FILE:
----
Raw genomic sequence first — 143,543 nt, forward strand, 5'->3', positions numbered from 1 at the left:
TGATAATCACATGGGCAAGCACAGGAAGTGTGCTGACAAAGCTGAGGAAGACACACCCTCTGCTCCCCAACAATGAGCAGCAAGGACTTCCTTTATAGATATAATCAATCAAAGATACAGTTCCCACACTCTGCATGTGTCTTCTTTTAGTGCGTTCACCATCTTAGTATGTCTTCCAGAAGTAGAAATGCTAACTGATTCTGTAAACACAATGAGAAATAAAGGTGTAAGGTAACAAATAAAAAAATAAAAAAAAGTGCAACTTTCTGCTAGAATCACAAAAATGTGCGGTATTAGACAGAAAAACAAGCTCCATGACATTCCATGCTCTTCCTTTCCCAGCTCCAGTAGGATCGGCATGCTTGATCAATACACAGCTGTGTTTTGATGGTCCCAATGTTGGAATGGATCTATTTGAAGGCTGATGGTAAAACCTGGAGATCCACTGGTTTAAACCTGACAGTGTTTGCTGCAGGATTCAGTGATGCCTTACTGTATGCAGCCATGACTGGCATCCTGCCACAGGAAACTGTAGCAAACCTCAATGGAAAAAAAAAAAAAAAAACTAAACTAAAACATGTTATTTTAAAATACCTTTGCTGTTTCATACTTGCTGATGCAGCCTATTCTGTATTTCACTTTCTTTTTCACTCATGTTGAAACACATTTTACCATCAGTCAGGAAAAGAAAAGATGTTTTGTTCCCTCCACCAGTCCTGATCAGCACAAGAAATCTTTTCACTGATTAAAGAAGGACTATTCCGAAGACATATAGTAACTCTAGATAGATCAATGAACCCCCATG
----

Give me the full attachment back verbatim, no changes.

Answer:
Raw genomic sequence first — 143,543 nt, forward strand, 5'->3', positions numbered from 1 at the left:
TGATAATCACATGGGCAAGCACAGGAAGTGTGCTGACAAAGCTGAGGAAGACACACCCTCTGCTCCCCAACAATGAGCAGCAAGGACTTCCTTTATAGATATAATCAATCAAAGATACAGTTCCCACACTCTGCATGTGTCTTCTTTTAGTGCGTTCACCATCTTAGTATGTCTTCCAGAAGTAGAAATGCTAACTGATTCTGTAAACACAATGAGAAATAAAGGTGTAAGGTAACAAATAAAAAAATAAAAAAAAGTGCAACTTTCTGCTAGAATCACAAAAATGTGCGGTATTAGACAGAAAAACAAGCTCCATGACATTCCATGCTCTTCCTTTCCCAGCTCCAGTAGGATCGGCATGCTTGATCAATACACAGCTGTGTTTTGATGGTCCCAATGTTGGAATGGATCTATTTGAAGGCTGATGGTAAAACCTGGAGATCCACTGGTTTAAACCTGACAGTGTTTGCTGCAGGATTCAGTGATGCCTTACTGTATGCAGCCATGACTGGCATCCTGCCACAGGAAACTGTAGCAAACCTCAATGGAAAAAAAAAAAAAAAAACTAAACTAAAACATGTTATTTTAAAATACCTTTGCTGTTTCATACTTGCTGATGCAGCCTATTCTGTATTTCACTTTCTTTTTCACTCATGTTGAAACACATTTTACCATCAGTCAGGAAAAGAAAAGATGTTTTGTTCCCTCCACCAGTCCTGATCAGCACAAGAAATCTTTTCACTGATTAAAGAAGGACTATTCCGAAGACATATAGTAACTCTAGATAGATCAATGAACCCCCATG